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eis_os

For all 3D isometric programmers

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eis_os    122
Hi I want to say something to all 3D isometric programmers: Every time I see some questions about Isometric as full 3D and new IsoEngines fully 3D but all time I get a little confused. I think full 3D is very good, some good Engines are here, some I can’t get to run . But some question are widely open: What about 2D/3D Mix Engines ? Nothing here really My currently Engine WinRT is like this, with many good side effects and very negatives. (http://allvb.de.vu/winrt) Creating 3D Objects A lot of work, to get these good looking and to get this into the Engine. What about handling the Objects in 3D Engines ? A great terrain with lighting, but no Objects in it ! Hmm, you could say use Z-Buffering, but how to calculate these Z-Values for every tile and how to move big objects from one tile to another. How we could use the mouse ? Our colourful Picture method doesn’t work on height maps. I use some special GDI Tricks in WinRT to get the mouse titles because you haven’t any 3D Coordinates in my 2D/3D Engine(very negative) The Answer Raycasting ? No, what about many Objects close together or selecting titles ? (you can then use slow float math routines, ok, but not so good.) I haven’t seen a non commercial 3D IsoEngine with these feature and I have seen many. What about your opinion ? Hope you have answers. cu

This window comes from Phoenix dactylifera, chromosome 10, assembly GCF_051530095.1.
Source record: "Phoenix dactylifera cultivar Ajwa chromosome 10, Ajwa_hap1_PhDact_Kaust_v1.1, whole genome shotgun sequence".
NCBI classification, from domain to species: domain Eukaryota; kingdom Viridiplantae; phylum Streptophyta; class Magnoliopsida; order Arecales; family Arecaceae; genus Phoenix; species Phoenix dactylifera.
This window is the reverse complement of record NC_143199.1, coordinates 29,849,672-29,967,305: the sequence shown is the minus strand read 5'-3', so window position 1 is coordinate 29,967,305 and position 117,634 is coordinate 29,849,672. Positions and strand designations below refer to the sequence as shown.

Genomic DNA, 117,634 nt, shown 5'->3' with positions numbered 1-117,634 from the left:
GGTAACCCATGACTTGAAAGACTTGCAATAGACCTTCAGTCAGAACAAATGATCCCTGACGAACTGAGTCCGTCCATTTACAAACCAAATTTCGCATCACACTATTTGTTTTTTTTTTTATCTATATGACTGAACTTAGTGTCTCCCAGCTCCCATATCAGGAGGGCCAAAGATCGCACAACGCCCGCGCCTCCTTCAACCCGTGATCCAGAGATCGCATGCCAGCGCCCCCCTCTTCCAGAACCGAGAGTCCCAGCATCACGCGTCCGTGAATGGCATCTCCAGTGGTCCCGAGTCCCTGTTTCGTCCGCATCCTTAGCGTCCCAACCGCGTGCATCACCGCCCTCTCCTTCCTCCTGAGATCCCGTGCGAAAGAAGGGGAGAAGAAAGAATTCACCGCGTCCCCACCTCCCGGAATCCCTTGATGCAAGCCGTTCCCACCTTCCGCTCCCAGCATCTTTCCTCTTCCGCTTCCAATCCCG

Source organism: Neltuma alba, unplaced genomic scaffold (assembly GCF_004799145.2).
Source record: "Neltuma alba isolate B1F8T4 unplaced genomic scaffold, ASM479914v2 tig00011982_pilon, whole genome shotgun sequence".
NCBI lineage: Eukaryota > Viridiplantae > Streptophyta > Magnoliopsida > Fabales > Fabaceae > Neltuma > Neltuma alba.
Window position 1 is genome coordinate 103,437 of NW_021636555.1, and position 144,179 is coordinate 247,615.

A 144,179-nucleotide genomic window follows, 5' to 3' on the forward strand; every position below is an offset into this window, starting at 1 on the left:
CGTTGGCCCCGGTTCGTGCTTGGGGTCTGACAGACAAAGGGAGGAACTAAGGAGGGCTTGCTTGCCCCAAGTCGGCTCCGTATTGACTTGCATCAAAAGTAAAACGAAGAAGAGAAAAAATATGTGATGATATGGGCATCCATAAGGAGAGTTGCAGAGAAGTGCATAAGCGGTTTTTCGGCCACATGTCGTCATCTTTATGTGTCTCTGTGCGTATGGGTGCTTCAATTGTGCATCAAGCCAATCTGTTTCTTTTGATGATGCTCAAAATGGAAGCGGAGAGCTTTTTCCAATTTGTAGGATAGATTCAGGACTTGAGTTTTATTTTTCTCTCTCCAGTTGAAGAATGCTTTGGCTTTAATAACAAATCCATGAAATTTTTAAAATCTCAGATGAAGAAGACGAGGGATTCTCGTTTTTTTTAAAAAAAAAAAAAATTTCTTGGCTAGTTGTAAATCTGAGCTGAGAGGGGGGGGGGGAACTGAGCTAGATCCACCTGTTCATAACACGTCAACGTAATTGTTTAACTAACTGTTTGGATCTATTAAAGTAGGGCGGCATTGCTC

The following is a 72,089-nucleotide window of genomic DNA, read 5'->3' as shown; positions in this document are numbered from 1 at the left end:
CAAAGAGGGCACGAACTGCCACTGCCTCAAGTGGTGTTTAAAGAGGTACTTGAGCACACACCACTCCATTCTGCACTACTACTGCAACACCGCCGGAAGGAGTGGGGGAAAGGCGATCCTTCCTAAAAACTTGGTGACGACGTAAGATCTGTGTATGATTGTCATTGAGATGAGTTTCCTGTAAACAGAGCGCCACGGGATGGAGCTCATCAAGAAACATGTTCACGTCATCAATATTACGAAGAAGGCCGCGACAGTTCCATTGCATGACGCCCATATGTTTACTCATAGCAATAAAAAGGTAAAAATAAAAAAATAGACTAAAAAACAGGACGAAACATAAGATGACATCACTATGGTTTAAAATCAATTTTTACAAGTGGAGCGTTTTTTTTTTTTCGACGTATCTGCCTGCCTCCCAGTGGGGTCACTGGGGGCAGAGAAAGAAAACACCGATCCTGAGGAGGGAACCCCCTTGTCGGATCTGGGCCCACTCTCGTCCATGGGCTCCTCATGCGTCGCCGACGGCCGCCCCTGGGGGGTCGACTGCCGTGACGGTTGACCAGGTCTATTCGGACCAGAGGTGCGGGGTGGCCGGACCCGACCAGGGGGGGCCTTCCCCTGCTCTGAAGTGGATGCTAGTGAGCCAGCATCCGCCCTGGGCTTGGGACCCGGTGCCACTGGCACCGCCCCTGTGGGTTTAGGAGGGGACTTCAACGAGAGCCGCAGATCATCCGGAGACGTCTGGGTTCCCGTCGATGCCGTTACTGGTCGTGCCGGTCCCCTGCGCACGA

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KalvinB    102
You''re over thinking this whole thing.

Tombstone uses ray casting to calculate the tile the mouse is over. Works great and won''t need to be changed ever even if the engine is switched from billboarding the tiles to full 3D tiles.

There are rules in the world that keep the issues you mentioned from occuring.

3D objects are more difficult initially but once you have one working the rest is easy.

Moving objects in 3D is no different than in 2D. You''re confusing the look with the data that makes it up. Data can be visualized in an infinite number of ways.

Ben

Icarus Independent

Jump Down The Rabbithole

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JonnyQuest    331
I wrote a fast algorithm a while ago for finding out where in the heightmap the user has clicked. It''s really only half as hard as it looks.

I don''t see the trouble with the 3D objects either, I mean, if you calculate the coords of a bitmap or those of a 3D object, doesn''t it come out the same? Especially, if you use D3D/OGL for the terrain, you can''t suddenly use DDraw for the objects or so, you just use polygons (billboards) again. So instead of having, say, 150 polys, you have two. Is there such a difference there?


I''m currently working on an iso/3D hybrid which is mainly artificially limited to iso, as the vertical position and angle are fixed, and it''s orthogonal projection. (the camera is rotatable round the Y axis though) The rest is basically a 3D world with a heightmap and a load of 3D objects, and some neat lighting. If you use OOP properly, the management of all that is really no problem.


- JQ
Infiltration: Losing Ground
"Crap posts are fertilizer. You have to fill the Lounge with crap in order for anything useful to grow." -runemaster